Behind Enemy Lines with Vikings' Featured Columnist Mike Nelson

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Behind Enemy Lines with Vikings' Featured Columnist Mike Nelson
Jonathan Daniel/Getty Images

After a solid victory over the Cincinnati Bengals in Week 1, the Chicago Bears have a big NFC North showdown with the Minnesota Vikings this week.

The Vikings opened their season with a 34-24 loss to NFC North foe Detroit, so the Bears can put Minnesota in a huge hole with a win. A desperate team is a dangerous team, however, so the Bears will have to be on top of their game.

Although they have their fair share of issues, Minnesota is a dangerous team with arguably the most dangerous player in the NFL in running back Adrian Peterson.

I broke down what the Bears' game plan should be earlier this week. Now it's time to take a look from the other side. For that, I turned to Vikings' columnist Mike Nelson.

Nelson is a correspondent covering the Minnesota Twins with MLB.com and he has worked at the Milwaukee Journal Sentinel while also doing freelance work with The Sports Xchange and Sun-Times Media in Chicago. His work has appeared in Yahoo! Sports and the Chicago Tribune.

I asked Nelson a few questions about Sunday's game and he came up with some interesting responses.

 

What is something you’re concerned about with the Vikings facing the Bears?

Matt Kalil blocking Julius Peppers.

Yes, Peppers was limited to zero tackles and zero sacks in Week 1. But how long does the lion remain tied to the tree before it breaks free?

Jonathan Daniel/Getty Images

At 33 years old, this may be the beginning of the end of Peppers’ career. Even if that is the case, there’s still plenty of talent there. The man recorded 22.5 sacks over the past two seasons. He’s not dead.

Kalil, named to the Pro Bowl in his rookie season, isn’t playing his best football. His Week 1 performance was described as possibly “the worst game of his brief NFL career” by 1500 ESPN.

The Minneapolis Star Tribune said coach Leslie Frazier determined there is an unspecified flaw in Kalil’s technique that’s holding him back.

Peppers’ presence in the box score Sunday will tell a lot about where Kalil is in his improvement and how Minnesota does.

Christian Ponder will absolutely continue to struggle (he was 18 of 28 for 236 yards with one touchdown and three interceptions in Week 1) if he is consistently on his back.

 

My take: I don't expect Peppers' slump to last long, but I don't think he breaks out this week.

While Kalil struggled in Week 1, he was great for most of last season so I expect him to revert back to form. He held Peppers to just five tackles and zero sacks in two games last year and I think he'll continue to hold his own.

 

What is one area you think the Vikings can exploit in the matchup?

Taming Brandon Marshall. Look what Minnesota did in Week 1.

The Vikings held the NFL’s best wide receiver, Calvin Johnson, to four receptions and 37 yards. It was one of the few bright spots in an otherwise ugly game.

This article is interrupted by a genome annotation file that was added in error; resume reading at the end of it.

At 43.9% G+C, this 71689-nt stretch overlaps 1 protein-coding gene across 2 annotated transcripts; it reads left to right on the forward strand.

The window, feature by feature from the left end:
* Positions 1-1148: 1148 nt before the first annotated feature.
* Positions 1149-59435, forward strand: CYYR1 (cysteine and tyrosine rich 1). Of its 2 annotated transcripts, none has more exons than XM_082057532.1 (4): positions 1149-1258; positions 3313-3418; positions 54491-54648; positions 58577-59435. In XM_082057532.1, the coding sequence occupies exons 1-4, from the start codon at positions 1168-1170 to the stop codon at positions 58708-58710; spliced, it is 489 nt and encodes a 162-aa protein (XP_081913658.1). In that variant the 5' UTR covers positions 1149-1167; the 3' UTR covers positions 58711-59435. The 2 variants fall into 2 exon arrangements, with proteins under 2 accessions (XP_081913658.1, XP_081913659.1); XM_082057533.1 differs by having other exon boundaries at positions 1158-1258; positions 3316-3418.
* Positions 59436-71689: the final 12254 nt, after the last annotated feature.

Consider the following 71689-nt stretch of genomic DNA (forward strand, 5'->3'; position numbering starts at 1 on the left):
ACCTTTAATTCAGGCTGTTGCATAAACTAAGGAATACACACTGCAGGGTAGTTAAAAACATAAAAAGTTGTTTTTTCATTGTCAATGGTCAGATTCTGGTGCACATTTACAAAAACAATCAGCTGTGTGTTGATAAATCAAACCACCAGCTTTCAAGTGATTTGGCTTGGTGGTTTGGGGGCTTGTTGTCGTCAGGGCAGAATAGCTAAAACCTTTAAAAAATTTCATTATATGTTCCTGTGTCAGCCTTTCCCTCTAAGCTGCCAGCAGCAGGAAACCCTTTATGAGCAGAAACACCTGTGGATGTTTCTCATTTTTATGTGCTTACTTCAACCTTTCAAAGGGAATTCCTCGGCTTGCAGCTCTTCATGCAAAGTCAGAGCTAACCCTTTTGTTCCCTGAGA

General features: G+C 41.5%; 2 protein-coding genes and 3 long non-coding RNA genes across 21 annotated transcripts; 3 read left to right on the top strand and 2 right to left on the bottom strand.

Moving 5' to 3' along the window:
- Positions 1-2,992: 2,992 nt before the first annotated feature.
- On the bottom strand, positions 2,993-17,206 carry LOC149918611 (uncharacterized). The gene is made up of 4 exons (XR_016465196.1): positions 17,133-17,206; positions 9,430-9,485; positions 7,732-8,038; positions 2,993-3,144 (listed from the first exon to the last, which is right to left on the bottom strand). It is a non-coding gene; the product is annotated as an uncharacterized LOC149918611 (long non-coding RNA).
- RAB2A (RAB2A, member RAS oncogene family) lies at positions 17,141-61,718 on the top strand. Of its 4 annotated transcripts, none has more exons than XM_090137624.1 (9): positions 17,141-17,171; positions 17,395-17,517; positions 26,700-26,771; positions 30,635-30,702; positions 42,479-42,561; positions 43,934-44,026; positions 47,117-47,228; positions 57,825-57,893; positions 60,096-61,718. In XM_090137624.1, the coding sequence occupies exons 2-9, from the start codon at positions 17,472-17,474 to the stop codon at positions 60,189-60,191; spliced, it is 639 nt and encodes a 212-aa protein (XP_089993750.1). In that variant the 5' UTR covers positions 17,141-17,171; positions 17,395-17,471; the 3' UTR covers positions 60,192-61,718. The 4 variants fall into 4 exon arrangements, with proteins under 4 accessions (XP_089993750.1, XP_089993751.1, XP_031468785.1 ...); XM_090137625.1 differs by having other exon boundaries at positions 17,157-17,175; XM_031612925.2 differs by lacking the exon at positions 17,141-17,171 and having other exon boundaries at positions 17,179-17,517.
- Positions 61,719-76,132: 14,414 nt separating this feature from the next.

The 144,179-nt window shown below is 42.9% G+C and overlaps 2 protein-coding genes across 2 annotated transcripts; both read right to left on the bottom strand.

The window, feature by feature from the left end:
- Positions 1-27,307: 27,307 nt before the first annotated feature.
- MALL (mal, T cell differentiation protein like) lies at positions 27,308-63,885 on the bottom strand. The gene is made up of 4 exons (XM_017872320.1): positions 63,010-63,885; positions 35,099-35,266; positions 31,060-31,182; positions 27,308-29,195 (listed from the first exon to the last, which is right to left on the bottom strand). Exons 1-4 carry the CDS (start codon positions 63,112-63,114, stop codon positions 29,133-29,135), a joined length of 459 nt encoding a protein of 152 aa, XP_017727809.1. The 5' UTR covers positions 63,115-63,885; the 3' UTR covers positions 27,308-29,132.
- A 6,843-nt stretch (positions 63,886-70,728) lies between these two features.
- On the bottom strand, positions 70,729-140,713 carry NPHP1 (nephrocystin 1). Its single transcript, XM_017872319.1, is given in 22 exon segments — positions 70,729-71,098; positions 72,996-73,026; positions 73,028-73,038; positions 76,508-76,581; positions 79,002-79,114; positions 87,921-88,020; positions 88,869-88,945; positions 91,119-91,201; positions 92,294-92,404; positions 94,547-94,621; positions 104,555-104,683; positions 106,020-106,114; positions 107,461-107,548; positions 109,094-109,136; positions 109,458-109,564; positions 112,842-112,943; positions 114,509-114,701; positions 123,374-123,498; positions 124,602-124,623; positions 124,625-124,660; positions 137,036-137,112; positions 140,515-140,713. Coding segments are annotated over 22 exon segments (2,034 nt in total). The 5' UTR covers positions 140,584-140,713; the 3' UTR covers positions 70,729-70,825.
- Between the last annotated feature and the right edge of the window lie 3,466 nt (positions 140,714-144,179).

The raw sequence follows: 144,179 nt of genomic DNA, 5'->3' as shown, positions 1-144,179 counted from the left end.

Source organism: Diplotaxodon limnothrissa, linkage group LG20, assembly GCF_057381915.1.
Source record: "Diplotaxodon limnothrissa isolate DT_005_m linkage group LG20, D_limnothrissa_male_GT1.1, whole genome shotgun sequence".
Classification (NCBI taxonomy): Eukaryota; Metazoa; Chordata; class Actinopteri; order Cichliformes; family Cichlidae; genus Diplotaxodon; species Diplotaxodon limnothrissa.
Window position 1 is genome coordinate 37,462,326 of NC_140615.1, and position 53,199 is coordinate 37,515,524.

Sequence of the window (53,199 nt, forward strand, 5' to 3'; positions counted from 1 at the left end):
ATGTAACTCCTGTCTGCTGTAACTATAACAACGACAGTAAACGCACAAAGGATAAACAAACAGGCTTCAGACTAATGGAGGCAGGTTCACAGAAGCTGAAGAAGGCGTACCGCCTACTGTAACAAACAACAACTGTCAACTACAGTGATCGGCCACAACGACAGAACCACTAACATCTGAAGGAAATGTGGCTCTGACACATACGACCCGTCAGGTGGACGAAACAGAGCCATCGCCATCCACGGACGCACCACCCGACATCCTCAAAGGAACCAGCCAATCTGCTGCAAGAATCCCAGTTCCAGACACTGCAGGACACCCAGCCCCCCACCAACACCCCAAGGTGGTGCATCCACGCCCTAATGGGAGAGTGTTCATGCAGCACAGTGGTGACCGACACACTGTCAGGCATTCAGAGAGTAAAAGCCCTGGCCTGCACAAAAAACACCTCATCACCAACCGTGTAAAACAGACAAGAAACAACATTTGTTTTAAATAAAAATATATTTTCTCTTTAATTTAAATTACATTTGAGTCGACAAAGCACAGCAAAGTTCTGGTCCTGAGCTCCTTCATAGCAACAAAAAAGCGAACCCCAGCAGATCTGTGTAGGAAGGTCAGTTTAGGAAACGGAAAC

With Chris Cook (6’2” and 212 pounds) and Xavier Rhodes (6’1” and 210 pounds), Minnesota has cornerbacks with the size and talent to slow the game’s biggest and best receivers, Marshall included.

Matthew Stockman/Getty Images

Marshall caught eight passes for 104 yards and a touchdown in Week 1. Look for 35-50 yards receiving in Week 2.

As Minnesota demonstrated in Week 1, that is irrelevant if the opposition can get whatever it likes underneath or to its other playmakers.

Matt Forte, Alshon Jeffery and Martellus Bennett should be on standby. They’ll be called in for heavy duty early and often, especially Forte.

If Reggie Bush can rush for 90 yards, how many will Forte get?

 

My take: I agree. The Vikings actually did a solid job on Marshall last year. They limited him to 7.7 yards per catch in the first game. In their second game, Marshall caught 10 passes for 160 yards, but some of that came very late in the game and he was targeted 20 times.

There is no way the Bears will reach their potential unless other players can make big plays in the passing game. The Vikings could test their ability to do so this week.

The attention the Vikings gave Johnson was a big part of the reason they lost to the Lions. I don't think they'll give Marshall quite as much help over top, but it'll be enough to limit his targets.

 

Who do you think wins and why?

Da Bears.

Minnesota is 1-9 at Chicago in the last 10 years and those nine losses were by an average of 19.4 points. In other words, Minnesota is AWFUL in Chicago—and in all road outdoor games for that matter.

Minnesota’s defense is better than it played in Week 1, but there are legitimate concerns about cornerback depth and the defensive line’s interior. The Bears should be able to post 20-30 points, especially at home.

With Minnesota’s offensive line struggling and Christian Ponder playing like Christian Ponder, the burden will fall to Adrian Peterson to make some spectacular happen. He will. But it won’t be enough spectacular to compensate for everything working against him.

 

My take: I have the Bears in this one too. The Bears managed to block the Bengals' defensive line using just their five linemen. Once they were able to do that, they abused them on the back. The Bengals have a better secondary than the Vikings, so if the Bears can hold up on the line, I think they're going to score quite a few points.

Even if they can't, as long as Chicago's offense is efficient, its defense should be good enough to come away with a win at home.

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